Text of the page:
22 Nov Calm Cool and Connected: The Dog Park on Capitol Hill
There are several dog parks in my neighborhood, one behind the grocery store on South Street and the other, on the east end of the neighborhood, which is named for Mario Lanza, an Italian opera singer who grew up in the area. I take Ryder there to run and play – and for me to do some research on nature and behavior. I’m curious as to why we are so disconnected and divisive these days.
There is so much to learn about human and other animal natures by taking a walk to the park. Hands down, people are weird. Human beings are strange, strange animals. First off, people don’t greet each other. And if they do say hello, they say hello “from their dog” “to your dog”, removing the real connection between actual humans. “This is Benny, what’s your dog’s name?” “What kind of dog is he?” “How old?”
This is not just an at-the-park phenomenon. I find it super fascinating that we largely ignore each other while walking down the street, engaging with the grocery store clerk, or in the elevator at the office. (Actually, dog owners are probably most apt to acknowledge another human being and dog combo coming their way.)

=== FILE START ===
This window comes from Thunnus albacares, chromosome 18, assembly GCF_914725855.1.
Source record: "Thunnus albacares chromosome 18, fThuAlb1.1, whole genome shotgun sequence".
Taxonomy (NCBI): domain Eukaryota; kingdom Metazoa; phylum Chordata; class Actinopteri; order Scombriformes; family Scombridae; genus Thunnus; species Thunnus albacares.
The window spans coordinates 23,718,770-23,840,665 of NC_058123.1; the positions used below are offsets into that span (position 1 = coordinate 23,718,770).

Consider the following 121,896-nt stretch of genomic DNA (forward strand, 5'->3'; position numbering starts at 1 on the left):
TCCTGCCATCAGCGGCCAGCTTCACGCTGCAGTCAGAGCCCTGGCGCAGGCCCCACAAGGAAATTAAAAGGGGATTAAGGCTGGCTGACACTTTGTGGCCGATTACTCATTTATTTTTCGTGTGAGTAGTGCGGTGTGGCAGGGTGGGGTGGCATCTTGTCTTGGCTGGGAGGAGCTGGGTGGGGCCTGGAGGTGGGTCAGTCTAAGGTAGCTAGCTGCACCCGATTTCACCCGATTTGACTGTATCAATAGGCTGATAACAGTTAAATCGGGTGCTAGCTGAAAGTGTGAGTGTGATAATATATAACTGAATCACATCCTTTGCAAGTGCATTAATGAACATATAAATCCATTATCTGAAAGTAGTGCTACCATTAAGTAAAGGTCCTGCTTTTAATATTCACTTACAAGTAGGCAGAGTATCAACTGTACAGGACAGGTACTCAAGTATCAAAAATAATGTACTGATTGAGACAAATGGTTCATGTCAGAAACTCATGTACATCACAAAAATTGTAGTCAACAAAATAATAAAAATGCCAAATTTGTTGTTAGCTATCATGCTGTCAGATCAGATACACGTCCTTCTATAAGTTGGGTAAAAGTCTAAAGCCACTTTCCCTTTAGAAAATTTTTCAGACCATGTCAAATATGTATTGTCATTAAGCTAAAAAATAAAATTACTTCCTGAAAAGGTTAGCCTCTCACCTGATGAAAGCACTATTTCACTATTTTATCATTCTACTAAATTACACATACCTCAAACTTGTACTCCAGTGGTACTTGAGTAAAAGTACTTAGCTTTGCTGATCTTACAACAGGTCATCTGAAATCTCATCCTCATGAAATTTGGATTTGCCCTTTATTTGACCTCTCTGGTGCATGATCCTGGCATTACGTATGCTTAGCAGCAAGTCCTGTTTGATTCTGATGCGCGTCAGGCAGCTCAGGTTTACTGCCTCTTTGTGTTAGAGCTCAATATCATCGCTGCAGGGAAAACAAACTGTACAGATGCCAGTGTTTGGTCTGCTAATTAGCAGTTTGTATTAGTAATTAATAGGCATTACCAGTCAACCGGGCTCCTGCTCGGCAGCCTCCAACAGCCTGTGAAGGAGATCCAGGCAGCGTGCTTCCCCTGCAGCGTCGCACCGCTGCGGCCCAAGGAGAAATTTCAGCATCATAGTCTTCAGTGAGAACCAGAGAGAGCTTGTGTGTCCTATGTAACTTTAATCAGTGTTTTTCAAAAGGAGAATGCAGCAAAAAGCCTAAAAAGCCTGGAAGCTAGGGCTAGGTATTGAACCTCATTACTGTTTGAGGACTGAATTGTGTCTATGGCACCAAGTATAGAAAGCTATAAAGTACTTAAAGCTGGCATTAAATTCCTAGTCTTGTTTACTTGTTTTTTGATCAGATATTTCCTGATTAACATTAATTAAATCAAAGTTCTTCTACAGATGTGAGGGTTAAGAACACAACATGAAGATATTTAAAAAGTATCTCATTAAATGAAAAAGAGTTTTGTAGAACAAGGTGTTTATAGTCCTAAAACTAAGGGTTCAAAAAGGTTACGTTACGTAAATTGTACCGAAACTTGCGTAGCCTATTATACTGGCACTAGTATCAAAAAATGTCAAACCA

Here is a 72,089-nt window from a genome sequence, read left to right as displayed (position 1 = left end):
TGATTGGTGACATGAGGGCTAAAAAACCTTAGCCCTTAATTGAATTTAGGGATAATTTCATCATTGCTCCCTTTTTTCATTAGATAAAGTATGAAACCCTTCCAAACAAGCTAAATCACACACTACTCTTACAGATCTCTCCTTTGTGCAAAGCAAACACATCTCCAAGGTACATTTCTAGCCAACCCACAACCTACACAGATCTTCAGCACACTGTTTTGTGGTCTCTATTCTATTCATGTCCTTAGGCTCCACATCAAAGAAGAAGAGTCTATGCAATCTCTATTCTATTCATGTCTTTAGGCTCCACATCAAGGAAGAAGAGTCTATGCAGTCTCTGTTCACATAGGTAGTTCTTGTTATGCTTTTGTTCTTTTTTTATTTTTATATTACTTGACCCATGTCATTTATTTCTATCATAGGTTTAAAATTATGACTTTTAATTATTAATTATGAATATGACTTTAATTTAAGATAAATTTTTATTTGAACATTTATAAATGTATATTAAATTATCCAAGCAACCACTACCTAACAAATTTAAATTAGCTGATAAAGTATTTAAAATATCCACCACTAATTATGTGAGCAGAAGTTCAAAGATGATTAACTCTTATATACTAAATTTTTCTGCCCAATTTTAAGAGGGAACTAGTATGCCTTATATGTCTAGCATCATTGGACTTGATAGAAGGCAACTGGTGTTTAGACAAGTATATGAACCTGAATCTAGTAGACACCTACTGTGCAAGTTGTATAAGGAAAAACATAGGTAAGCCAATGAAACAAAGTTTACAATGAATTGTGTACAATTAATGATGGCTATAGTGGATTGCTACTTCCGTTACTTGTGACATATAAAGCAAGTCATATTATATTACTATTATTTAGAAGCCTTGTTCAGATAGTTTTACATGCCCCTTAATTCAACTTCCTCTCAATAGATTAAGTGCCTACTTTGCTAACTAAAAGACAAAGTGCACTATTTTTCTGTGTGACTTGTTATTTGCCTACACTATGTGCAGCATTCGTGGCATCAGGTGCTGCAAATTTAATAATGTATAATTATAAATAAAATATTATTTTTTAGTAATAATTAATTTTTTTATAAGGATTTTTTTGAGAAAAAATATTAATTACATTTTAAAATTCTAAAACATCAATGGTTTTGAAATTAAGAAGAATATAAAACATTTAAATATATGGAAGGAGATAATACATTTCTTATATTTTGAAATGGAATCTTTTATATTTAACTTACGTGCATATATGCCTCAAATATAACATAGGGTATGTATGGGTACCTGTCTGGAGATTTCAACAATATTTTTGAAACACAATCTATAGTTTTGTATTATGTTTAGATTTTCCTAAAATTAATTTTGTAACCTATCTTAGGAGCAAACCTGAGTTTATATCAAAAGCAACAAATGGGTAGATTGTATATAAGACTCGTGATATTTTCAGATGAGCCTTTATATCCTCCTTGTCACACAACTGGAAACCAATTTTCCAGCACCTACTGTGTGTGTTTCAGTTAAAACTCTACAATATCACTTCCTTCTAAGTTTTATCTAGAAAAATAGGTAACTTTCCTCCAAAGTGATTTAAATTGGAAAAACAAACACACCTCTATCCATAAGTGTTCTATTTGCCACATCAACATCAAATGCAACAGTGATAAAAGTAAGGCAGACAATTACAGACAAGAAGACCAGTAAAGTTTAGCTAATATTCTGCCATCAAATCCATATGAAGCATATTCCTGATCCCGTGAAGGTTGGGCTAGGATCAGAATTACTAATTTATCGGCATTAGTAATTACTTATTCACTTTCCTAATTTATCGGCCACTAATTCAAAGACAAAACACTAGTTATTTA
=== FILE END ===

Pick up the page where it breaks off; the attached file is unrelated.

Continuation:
Now I’m not saying all people I pass on the way to the dog park or in the grocery are zombie-like ignoramuses, but many are so cut off from real-life connection with other human beings and this concerns me. As a researcher and teacher in positive psychology, my hypothesis is that those doing the ignoring are perceiving a potential threat in a moment where an opportunity could arise in its place, creating a different neurobiological response in the body and thus a different (dare I say more positive) experience for those two people, the dogs!, and everyone else in between.
I also see this tendency to perceive the other as a threat in my work as a change-agent in organizational and community development. I have the honor of working in all sorts of business organizations and I find, similarly, that people are having a hard time connecting with one another, thus creating an environment that is as awkward as being at Mario Lanza on a Sunday morning or as toxic as what we see on Capitol Hill.